23 Q. We talked about Mr. Zecevic, deputy prime minister and some other
24 ministers on the government were against their return. You also said
25 that there was this standing apology or excuse that conditions had not
1 been created. In your view on the 2nd of March, 1992, did you believe
2 that such preconditions existed for the return of those 15.000 refugees
3 to Benkovac?
4 A. On the 2nd of March, 1992, there were no preconditions for
5 return, because the UN forces were still not there at the time.
6 Q. The Prosecutor showed you documents 41 and 42. The first
7 document, number 41 -- well, perhaps it's best to look at it now again so
8 as to remind ourselves. It is dated the 9th of July, 1992, when you,
9 Mr. Hadzic, and Mr. Fejzovic talked to Nambiar. He referred to what
10 Mr. Hadzic said and the need to punish those who caused incidents against
11 non-Serbs in Eastern Slavonia, but that's not what I'm interested in
12 right now. I'm interested in the issue of refugees and their return.
13 He said then that the problem of refugee return to
14 Eastern Slavonia, that is to say of non-Serbs to Eastern Slavonia, is
15 interlinked with the return of refugees to Western Slavonia. Hence, I
16 conclude that he wanted to say that there were no conditions necessary
17 for the refugees to return to either Eastern or Western Slavonia as well
18 as of Croats to Western Slavonia and Serbs to Eastern Slavonia. Did you
19 agree with what Mr. Hadzic said at the time?
20 A. When Mr. Hadzic said that, he explained it by saying that in such
21 houses in Eastern Slavonia where there were currently refugees from
22 Western Slavonia, that those houses were the house of -- houses of Croats
23 and that they could not return there because their houses were used to
24 accommodate the Serbs from Western Slavonia. That was an obstacle. At
25 that time there was still no conditions in existence, because the peace
1 plan was not only under its way and there were still incidents taking
2 place. That was directly linked to the issue of return. Serbs had to go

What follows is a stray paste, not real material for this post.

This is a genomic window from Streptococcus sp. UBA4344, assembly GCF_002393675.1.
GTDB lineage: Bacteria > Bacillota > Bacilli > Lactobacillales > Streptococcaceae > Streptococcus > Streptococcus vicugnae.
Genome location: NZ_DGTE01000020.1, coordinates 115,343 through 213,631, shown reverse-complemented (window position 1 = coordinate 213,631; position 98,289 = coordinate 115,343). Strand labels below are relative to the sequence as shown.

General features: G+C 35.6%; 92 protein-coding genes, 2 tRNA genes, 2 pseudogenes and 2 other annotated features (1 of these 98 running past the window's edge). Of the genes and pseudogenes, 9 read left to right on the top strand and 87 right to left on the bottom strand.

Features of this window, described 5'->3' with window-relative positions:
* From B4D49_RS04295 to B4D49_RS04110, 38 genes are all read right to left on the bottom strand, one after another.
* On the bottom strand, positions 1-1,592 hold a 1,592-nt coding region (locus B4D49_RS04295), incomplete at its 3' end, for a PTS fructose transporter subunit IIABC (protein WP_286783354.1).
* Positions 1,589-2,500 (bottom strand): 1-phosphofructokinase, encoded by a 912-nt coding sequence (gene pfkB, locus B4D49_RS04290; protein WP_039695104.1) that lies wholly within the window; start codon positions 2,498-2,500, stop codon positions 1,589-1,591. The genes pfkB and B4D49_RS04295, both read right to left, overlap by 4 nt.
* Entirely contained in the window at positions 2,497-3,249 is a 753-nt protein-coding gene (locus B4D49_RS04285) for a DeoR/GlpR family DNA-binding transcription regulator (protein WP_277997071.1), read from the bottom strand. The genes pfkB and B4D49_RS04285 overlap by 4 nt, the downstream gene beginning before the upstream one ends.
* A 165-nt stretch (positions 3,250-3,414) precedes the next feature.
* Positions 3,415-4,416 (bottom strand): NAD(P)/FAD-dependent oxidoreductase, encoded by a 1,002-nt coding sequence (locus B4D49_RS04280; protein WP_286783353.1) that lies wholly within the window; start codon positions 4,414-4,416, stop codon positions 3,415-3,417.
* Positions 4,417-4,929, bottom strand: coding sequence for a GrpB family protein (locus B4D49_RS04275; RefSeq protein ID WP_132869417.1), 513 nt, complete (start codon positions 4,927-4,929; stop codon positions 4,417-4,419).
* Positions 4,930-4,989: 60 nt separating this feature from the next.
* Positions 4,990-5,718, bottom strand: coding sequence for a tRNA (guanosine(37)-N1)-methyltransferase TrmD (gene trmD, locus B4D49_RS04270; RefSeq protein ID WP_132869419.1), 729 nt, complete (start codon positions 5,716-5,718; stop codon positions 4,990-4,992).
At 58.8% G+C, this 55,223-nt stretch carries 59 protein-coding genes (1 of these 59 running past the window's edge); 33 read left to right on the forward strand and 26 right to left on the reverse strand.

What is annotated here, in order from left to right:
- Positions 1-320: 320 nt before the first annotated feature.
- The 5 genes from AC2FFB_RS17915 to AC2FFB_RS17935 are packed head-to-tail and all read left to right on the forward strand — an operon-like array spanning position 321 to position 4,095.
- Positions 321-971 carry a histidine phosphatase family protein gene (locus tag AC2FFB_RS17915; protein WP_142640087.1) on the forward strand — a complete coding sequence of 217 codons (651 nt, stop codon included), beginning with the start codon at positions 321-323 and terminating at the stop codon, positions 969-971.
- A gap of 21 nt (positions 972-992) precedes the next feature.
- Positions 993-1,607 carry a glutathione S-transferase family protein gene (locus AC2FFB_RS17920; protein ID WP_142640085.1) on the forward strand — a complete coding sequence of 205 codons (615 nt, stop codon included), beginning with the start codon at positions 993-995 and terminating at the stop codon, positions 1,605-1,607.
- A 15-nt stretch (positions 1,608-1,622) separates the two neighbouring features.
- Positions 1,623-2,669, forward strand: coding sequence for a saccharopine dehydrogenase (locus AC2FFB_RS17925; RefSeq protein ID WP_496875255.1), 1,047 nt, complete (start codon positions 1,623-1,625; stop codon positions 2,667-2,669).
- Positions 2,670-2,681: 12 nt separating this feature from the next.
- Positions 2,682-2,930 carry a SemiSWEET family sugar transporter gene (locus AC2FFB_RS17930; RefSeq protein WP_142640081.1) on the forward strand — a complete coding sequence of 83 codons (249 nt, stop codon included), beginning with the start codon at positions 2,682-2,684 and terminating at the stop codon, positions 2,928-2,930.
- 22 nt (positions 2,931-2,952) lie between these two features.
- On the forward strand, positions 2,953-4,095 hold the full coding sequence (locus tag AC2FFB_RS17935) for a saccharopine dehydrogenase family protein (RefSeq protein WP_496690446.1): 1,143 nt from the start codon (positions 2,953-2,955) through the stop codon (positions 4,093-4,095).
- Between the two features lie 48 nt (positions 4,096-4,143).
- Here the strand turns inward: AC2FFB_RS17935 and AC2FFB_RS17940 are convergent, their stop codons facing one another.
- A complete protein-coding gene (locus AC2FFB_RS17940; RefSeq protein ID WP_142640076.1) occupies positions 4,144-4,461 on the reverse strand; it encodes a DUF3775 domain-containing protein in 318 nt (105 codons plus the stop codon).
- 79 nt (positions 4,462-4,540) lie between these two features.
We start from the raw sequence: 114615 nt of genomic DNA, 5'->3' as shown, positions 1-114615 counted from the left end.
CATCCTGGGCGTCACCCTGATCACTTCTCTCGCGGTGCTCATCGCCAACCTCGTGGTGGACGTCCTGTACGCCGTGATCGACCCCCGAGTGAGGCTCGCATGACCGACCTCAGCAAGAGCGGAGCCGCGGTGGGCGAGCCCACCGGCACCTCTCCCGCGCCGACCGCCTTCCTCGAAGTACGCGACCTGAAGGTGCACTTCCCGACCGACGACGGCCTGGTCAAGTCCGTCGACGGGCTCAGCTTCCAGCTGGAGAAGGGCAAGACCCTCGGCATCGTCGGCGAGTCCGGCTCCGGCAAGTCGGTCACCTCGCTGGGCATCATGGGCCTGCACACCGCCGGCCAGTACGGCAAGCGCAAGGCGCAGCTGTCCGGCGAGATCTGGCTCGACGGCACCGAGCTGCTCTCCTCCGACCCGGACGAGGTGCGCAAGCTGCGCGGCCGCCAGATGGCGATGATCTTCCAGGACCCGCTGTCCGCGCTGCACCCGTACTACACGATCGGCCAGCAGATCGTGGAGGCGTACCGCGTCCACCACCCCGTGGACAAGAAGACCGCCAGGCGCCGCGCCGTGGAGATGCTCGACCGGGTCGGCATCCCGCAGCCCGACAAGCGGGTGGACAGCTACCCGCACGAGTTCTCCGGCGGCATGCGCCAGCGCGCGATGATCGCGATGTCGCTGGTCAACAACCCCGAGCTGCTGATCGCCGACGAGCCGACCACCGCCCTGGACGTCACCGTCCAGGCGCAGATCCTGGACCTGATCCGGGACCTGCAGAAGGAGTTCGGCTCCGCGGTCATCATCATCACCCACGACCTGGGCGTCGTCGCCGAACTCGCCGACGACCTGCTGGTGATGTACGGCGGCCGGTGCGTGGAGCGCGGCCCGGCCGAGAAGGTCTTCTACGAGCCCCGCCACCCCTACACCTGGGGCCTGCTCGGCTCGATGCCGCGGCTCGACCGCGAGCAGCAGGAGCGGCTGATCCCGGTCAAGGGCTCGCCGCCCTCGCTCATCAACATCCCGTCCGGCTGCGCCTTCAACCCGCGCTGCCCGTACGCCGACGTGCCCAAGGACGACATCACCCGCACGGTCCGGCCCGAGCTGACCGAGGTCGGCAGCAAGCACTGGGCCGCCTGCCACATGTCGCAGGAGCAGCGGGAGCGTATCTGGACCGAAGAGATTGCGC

3 back to Western Slavonia for the Croats to go back to Eastern Slavonia.
4 Otherwise, the Croats could not return as their houses were occupied.
5 Q. Why were there no conditions met for the Serbs from
6 Eastern Slavonia to have them moved to Western Slavonia, thus freeing up
7 houses for the Croats to return to Eastern Slavonia?
8 A. As I have explained already and I will repeat, it was because the
9 then-government of the RSK was against the return of Serbs to
10 Western Slavonia, and they kept saying that there were no preconditions
11 for that, although we have actually put some such conditions in place for
12 the Serbs to start returning. Of course it was impossible for everyone
13 to go back at the same time, but we initiated the process while the RSK
14 government was against that.
15 I must say, though, that the Croatian government was not much in
16 favour of that either. It all resulted in no conditions having been
17 created. If there were no conditions for the Serbs to return to
18 Western Slavonia, then of course Croats could not return to Eastern
19 Slavonia as their houses were occupied.
20 Q. In other words, what prevented the return of Serbs to
21 Western Slavonia was purely administrative. In other words, it was based
22 on the decision of the RSK government and perhaps the government of
24 A. Yes. Both governments were against that kind of return. They
25 kept saying that there were no conditions, where, as a matter of fact,
1 there was no political will. They were against that. And the issue of
2 return could only be initiated in Western Slavonia first, because, as
3 I've said already, we had been demilitarised. There was no army there,
4 only the police, and the process could be set in motion. If that had
5 been allowed, the whole thing would have ended differently.
6 Q. Let's look at number 42 next. It is a report about your meeting
7 with Nambiar. So Mr. Hadzic was absent. I think you met on the
8 13th of November, 1992.
9 When you met with Mr. Nambiar, you repeated the same thing. You
10 said that it was first necessary for the Serbs from Eastern Slavonia to
11 return to Western Slavonia and then that the Croats be returned to
12 Eastern Slavonia.
13 A. Yes. I tried to explain that to Mr. Nambiar. I was trying to
14 tell him that the return should be reciprocal in order to protect the
15 process and the refugees. If you take a closer look, it says he had the
16 feeling that the issue of return was of great interest among his people.
17 So there was a clear interest of Serbs to go to the villages in
18 Western Slavonia to see them and decide for themselves whether they
19 wanted to return. I always connected the return of Serbs from
20 Eastern Slavonia to Western Slavonia with the return of Croats, because I
21 knew that only such a process in parallel would be the guarantee of
22 cohabitation, safety of both populations en route to their homes. If
23 the -- were the process unilateral, it would not work because the other
24 side would be left out in the cold, thus objecting to it. That is why I
25 always connected it to returns to Eastern Slavonia and Western Slavonia.
1 They were like Siamese twins, if you will.
2 Q. In paragraph 2, if you take a look at it, he says, among other
3 things, that Mr. Nambiar is reporting you having said that they, i.e.,
4 the UN, should request Croatian authorities to create conditions for the
5 return of those Serbs to their homes.
6 Can you tell me what did you mean by this, that the Croatian
7 authorities should create conditions for the return of Serbs to their